Top of their game

Sir Ben Ainslie and his INEOS Britannia team took to water in Palma for a tow testing session.

Photography by Ugo Fonolla

09 December 2022

It was a welcome sight to see Sir Ben Ainslie leading from the front out in a very placid and peaceful, if somewhat chilly Palma, Mallorca, and bringing to this America’s Cup cycle a new acronym: HMI.

In an interview, Ainslie repeatedly referred to the Human Machine Interface – that crossover point where technology must relent to the human touch and vice versa.

It’s a catchy one that more than adequately sums up the technology being deployed in this Mercedes AMG-F1 Applied Science set-up that is rooted in data gathering and logical, positive steps being taken forward.

Little matter that INEOS Britannia are the last team to set a sail in this current winter testing schedule, the team looked more than relaxed out on the crystal-clear waters and the human interface, to adapt the phrase, between Giles Scott, Leigh MacMillan, Luke Parkinson and Ben himself looked like a team on top of their game.

“But we’re trying lots of different speeds, lots of different setups, as you can imagine, to get the data for the designers.”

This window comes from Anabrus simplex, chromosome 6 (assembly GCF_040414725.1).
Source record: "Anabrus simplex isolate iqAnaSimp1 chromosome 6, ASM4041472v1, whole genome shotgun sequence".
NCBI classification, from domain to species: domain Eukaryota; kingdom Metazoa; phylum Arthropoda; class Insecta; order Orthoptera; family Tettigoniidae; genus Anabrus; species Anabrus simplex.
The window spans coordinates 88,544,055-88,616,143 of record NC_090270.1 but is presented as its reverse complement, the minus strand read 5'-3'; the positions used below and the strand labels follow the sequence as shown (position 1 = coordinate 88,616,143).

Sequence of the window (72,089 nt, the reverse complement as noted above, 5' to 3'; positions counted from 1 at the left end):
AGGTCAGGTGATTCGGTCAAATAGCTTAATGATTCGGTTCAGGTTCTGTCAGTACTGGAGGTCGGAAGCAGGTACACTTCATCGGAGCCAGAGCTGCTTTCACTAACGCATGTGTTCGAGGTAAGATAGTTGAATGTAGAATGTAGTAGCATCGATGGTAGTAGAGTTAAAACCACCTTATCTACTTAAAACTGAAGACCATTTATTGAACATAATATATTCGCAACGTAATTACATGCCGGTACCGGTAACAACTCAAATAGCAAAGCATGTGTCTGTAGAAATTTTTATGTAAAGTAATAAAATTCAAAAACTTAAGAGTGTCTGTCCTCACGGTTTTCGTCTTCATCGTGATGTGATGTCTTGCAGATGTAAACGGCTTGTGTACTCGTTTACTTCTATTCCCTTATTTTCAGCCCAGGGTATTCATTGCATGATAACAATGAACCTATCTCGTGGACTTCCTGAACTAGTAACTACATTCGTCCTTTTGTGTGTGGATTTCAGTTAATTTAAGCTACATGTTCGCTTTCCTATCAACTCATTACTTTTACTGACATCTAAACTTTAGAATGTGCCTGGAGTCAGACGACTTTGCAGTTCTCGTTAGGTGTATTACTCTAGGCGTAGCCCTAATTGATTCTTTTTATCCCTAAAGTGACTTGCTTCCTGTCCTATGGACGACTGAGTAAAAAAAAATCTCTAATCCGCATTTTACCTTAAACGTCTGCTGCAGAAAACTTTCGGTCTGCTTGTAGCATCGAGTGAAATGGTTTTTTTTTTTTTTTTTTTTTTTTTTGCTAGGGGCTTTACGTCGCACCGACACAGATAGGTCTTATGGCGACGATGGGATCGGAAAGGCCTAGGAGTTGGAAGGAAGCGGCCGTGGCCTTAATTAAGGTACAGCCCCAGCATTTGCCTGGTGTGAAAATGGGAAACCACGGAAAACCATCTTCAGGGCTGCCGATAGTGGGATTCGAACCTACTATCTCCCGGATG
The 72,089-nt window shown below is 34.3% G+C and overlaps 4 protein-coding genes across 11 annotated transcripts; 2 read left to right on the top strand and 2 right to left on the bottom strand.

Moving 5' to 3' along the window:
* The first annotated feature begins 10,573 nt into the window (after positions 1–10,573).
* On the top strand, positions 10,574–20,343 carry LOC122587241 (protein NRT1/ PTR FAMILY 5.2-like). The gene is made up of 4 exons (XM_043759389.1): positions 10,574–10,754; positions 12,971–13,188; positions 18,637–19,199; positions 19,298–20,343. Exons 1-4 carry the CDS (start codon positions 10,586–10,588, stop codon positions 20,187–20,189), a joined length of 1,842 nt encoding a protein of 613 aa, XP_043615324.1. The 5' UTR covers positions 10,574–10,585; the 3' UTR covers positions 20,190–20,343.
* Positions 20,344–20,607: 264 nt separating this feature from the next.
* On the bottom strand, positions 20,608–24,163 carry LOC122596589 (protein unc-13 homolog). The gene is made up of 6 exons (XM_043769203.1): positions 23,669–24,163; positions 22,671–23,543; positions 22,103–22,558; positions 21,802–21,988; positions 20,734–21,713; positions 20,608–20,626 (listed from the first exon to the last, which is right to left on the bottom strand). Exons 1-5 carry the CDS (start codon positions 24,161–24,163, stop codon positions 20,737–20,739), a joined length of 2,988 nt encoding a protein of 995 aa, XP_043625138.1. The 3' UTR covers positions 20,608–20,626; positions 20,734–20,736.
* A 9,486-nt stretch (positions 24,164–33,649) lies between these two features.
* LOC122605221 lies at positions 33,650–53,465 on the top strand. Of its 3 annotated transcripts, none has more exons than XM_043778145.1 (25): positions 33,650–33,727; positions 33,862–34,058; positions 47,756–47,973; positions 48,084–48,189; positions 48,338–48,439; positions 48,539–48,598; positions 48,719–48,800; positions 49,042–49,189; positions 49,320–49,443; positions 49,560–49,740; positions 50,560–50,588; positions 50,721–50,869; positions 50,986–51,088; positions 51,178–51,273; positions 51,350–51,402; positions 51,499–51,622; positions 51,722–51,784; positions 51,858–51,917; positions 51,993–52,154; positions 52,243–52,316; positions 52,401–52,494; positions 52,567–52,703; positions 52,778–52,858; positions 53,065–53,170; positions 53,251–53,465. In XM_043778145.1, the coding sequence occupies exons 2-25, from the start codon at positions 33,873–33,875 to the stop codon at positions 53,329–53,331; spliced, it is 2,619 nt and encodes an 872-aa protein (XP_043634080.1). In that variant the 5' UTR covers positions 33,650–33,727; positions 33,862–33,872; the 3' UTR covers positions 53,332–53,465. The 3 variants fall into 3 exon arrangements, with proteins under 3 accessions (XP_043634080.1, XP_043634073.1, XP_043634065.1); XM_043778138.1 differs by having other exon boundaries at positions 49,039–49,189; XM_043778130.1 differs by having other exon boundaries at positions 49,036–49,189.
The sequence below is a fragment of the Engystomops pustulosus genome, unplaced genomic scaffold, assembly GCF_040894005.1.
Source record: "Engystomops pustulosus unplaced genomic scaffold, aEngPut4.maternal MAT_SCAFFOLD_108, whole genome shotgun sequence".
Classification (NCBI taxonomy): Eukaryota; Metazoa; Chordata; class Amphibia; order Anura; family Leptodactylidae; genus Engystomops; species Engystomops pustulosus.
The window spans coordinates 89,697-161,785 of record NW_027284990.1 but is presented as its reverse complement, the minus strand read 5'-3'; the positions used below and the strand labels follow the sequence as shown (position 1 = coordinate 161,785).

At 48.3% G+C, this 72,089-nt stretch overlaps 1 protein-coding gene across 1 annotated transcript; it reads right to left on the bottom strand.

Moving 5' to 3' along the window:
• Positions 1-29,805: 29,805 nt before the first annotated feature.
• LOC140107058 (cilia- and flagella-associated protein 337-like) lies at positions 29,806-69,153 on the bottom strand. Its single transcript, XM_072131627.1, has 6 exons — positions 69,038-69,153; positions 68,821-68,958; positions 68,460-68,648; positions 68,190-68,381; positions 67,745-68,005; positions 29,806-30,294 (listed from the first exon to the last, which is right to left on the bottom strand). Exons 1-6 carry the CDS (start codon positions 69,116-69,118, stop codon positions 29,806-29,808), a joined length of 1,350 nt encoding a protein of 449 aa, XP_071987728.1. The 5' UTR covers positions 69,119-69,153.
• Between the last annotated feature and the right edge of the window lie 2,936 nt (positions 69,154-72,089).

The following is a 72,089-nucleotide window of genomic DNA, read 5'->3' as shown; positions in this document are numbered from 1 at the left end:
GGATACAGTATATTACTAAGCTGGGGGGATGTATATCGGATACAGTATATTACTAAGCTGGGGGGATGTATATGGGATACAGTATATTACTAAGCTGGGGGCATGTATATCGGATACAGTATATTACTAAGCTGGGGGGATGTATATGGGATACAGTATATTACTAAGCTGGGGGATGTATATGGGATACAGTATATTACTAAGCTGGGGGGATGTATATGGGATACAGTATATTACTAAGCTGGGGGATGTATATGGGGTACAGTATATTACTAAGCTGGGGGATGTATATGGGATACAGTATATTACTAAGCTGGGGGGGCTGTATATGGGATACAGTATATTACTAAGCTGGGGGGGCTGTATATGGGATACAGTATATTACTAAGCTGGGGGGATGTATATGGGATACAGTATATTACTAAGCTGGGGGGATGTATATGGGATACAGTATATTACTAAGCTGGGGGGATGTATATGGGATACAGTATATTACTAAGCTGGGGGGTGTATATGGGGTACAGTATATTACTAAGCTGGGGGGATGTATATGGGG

The effective outlawing of the INEOS Britannia proposed towing mast by the Rules Committee in the decision to Rule Enquiry #25 that is available to view on the AC Official Noticeboard, is undoubtedly a data gathering set-back for the team and the Mercedes engineers back in Brackley, Northamptonshire.

But Ainslie was circumspect about the impact saying, “The only thing that’s really impacted is that with a towing mast you can get data with just one foil in the water … but we would rather have a proper mast than a towing mast when it comes to sailing.”

And that sailing day is looking set for next week now and after a long weekend back in the shed, it’s clear that the shore team have been hard at work fitting out the boat for sailing.

A new mainsheet track, new jib traveller track, hydraulic rams and the return of the slender wind wand were all spied by the on-water recon team.

In terms of the tow testing, it was a long five-and-a-half-hour session with the boat docking out at 11 am and going through a series of runs, tilts at low speed and time spent by crewmembers out addressing the foils with tape, with Ainslie commenting, “We were working through a range of different speeds and actually probably the most interesting stuff was when we were close to stalling the foil at around the 15-knot range.

He then added a very interesting addendum: “but also from an ‘HMI’ perspective how Mercedes onboard the yacht were able to control the boat through different speeds.”

The link up to the Mercedes technicians both in Palma and back in the UK is very much the secret sauce of this British challenger and one that the team are deeply invested in at all levels.

It’s a fascinating ‘project’ to watch unfold and with the sailing team looking very comfortable together – and note the power unit were hitting the Wattbikes aggressively today for a sweaty session back at base – the sailing days can’t come quick enough.

The team has now called a three-day break with no on the water action possible before 11 December.



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